The template was set, yet “The Sopranos,” in that first season in 1999, would grow deeper and darker. There was a point at which executives at HBO wanted Artie Buco’s wife, Charmaine (Kathrine Narducci), with her ability to see Tony clearly for who he was, to become the show’s “moral center.” That’s classic network thinking. But what was radical about “The Sopranos” — and still is — is that Tony, the gangster we’re asked to identify with, is so far from being a moral center that the audience is prompted, at every moment, to test what it’s rooting for. The HBO brass pushed back against Chase on the famous fifth episode — the one where Tony, driving Meadow around on her college tour, spies a Mob rat who’s been hiding in the Witness Protection Program and takes a detour to strangle him. But this was the show’s revolutionary daring, as bold as anything in ’70s Hollywood. We would now be in cahoots with a monster, obeying a compulsive code of loyalty that rendered his violence as ugly as it was badass.

Chase got his shot language from ’70s movies too. Instead of the master shot/medium shot/close-up recipe that turns TV into bite-sized visual nuggets, Chase went back to Bertolucci and “Chinatown,” building cinema into the show’s DNA. Gibney threads clips from “The Sopranos” throughout the documentary, and does it so deftly that we relive the show in all its hot-wire intimacy, and also reexperience it as the spiritual epic it is. A thousand moments, one journey: Tony’s odyssey of pleasure and peril, guilt and fear, conventionality and anarchy. Chase makes the fascinating point that the medium of television has always been about selling. Part of the revolution of “The Sopranos” is that it flipped the capitalist energy of the small screen on its head, making the show’s drama a deconstruction of the money culture that was coming at us from every angle: Tony’s crimes, the ramped-up consumer culture that disgusted even Tony. That’s why Tony’s corruption is our corruption.

“Wise Guy” teems with great stories: about how upset Tony Sirico was that he’d have to muss his two-tone hair (which no one was allowed to touch) for the “Pine Barrens” episode; about how Chase decided to cast Steven Van Zandt after seeing him as a presenter at the Rock ‘n’ Roll Hall of Fame, and how Van Zandt at one point stood a credible chance of landing the role of Tony; how the writers’ room was fueled by hours of shooting the breeze about toxic personal stories, which inevitably made their way onto the show; and how the whacking of any regular character became an offscreen high drama (Lorraine Bracco recalls that if Chase asked to have dinner or lunch with you, it meant you were dead), since that actor would now be out of a job.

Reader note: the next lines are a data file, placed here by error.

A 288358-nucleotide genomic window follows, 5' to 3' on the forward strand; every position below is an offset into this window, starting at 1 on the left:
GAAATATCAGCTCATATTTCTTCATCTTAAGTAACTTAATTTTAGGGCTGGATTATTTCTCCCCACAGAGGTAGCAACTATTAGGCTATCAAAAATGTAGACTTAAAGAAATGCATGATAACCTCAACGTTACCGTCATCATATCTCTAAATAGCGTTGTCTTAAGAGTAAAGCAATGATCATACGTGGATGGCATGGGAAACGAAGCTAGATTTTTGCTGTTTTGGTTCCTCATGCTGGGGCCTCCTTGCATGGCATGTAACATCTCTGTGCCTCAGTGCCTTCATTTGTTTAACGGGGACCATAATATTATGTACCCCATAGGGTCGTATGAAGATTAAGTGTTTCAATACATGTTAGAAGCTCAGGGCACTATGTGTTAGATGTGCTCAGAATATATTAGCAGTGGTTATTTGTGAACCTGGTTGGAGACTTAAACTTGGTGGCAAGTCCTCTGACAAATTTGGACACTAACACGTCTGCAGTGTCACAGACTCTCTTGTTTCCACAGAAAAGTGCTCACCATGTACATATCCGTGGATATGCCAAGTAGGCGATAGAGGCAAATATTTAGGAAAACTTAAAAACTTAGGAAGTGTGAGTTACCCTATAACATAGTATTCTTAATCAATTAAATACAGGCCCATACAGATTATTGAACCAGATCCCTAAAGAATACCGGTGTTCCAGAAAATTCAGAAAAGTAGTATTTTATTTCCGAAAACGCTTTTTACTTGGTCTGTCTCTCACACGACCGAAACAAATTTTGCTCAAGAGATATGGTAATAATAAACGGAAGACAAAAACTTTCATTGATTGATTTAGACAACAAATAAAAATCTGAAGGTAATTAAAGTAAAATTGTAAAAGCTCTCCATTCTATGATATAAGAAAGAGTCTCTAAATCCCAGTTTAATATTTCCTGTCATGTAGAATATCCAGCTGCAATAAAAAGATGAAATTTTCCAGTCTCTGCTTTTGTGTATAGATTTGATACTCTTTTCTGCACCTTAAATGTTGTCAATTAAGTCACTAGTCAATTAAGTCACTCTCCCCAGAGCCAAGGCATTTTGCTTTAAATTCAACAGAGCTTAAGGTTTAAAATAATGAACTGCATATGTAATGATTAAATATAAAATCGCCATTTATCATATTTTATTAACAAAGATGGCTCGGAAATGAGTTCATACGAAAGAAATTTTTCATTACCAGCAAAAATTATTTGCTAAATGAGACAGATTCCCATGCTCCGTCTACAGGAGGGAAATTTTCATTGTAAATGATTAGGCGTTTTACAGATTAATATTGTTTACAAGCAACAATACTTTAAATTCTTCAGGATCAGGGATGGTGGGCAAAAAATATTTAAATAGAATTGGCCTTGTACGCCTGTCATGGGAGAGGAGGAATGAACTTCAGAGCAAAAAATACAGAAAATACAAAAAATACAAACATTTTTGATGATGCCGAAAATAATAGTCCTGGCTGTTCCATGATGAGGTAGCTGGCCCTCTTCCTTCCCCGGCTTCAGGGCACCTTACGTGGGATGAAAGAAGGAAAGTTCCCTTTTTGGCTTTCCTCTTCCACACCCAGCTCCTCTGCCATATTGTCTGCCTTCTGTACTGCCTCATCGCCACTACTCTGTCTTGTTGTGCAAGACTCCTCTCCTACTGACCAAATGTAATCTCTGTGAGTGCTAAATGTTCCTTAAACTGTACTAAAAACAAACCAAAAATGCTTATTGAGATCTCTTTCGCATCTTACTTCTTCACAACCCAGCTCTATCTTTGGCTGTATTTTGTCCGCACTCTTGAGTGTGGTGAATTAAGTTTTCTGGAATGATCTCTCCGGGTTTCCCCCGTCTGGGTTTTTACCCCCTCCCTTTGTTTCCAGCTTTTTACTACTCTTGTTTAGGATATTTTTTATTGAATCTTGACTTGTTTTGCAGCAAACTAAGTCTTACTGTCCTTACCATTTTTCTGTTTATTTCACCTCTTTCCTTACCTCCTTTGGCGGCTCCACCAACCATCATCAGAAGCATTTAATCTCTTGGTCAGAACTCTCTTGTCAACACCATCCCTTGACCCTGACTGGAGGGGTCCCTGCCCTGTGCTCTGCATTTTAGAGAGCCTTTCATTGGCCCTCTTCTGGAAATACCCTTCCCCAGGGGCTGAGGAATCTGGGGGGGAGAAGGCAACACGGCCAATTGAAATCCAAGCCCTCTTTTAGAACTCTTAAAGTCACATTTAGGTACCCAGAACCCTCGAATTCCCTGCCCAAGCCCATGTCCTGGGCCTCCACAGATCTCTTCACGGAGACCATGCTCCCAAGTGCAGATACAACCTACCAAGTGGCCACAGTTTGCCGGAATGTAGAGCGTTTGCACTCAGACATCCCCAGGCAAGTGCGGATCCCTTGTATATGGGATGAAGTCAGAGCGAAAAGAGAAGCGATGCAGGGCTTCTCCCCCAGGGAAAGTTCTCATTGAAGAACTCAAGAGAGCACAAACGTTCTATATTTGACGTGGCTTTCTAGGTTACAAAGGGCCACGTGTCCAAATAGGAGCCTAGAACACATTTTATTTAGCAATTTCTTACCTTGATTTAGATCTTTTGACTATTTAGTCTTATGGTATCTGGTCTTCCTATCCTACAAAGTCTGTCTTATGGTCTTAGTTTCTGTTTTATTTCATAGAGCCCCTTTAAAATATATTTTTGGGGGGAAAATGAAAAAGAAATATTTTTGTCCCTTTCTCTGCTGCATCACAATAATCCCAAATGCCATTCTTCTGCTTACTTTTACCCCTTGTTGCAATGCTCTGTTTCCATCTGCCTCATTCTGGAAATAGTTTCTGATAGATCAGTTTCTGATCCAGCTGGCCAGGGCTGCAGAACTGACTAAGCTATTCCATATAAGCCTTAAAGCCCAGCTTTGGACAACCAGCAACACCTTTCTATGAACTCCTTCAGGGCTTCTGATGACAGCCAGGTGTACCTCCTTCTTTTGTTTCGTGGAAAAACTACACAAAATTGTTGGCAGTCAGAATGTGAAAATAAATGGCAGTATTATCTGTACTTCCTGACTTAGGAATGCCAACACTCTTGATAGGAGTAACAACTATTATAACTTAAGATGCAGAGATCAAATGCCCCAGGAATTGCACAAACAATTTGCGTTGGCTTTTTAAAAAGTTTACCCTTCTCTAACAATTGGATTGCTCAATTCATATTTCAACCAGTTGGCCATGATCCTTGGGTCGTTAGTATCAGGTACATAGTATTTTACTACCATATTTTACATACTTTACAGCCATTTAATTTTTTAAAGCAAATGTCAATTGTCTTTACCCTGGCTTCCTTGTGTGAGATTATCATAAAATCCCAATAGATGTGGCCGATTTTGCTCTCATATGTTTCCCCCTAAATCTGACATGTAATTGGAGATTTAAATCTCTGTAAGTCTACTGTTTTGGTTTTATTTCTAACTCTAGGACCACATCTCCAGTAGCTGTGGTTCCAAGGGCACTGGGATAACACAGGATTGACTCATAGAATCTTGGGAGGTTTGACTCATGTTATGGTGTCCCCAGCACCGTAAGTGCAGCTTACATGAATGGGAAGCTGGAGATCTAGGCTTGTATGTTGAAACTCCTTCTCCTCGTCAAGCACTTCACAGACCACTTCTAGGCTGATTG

And, of course, there are the stories about Gandolfini. He has been a man of conflicting legends, but what emerges here is that he was enormously well-liked by almost everyone who worked on “The Sopranos,” who considered him generous, funny, playful, and devoted. But he had complications. He became notorious for not showing up on set (to the point that HBO would ultimately fine him $100,000 for every day he didn’t work), but when we hear Gandolfini describe the crunched intensity of his work schedule, we almost understand it. I would usually never say this about an actor, but it genuinely seems as if tapping into Tony Soprano’s rage, and pushing it further and further the way he did on “The Sopranos,” loosened a screw in Gandolfini. It’s almost as if, in the mania of his superstardom (combined with his fierce privacy), he began to merge with the character.

As Edie Falco points out, there was a child alive inside Tony that was central to what we responded to in him. And maybe that child was alive in Gandolfini as well, a child who threw a tantrum against the world (Gandolfini vented more fury at paparazzi than any actor since Sean Penn), and against his own health (he ignored his doctor’s orders about the food-and-drink intake that would ultimately kill him). Gandolfini died in 2013, and we see Chase’s eulogy for him, which is a thing of beauty. One of “Wise Guy’s” most haunting insights is how the entire series — the scripts, the other actors — evolved in tandem with Gandolfini sinking into the life force of Tony’s darkness. He gave the largest performance the small screen has ever seen.

And what of the last episode, and the show’s fateful final moments? The meaning of that cut to black has been debated for 17 years, but David Chase isn’t coming clean, and no one else is either. (The documentary tweaks that with an ending sublime in its wit.) But isn’t it obvious what happened during the final seconds of “The Sopranos”? Tony got whacked. And he didn’t get whacked. Both possibilities loomed, floating in the air — and in that iconic moment, it’s as if both happened at once. Tony died…and he also lived. Just as the show itself ended and, at the same time (as Chase points out in the lyrics to “Don’t Stop Believing”), it went on and on and on. “Wise Guy” is a transporting testament to the show that changed television forever and, in doing so, changed us.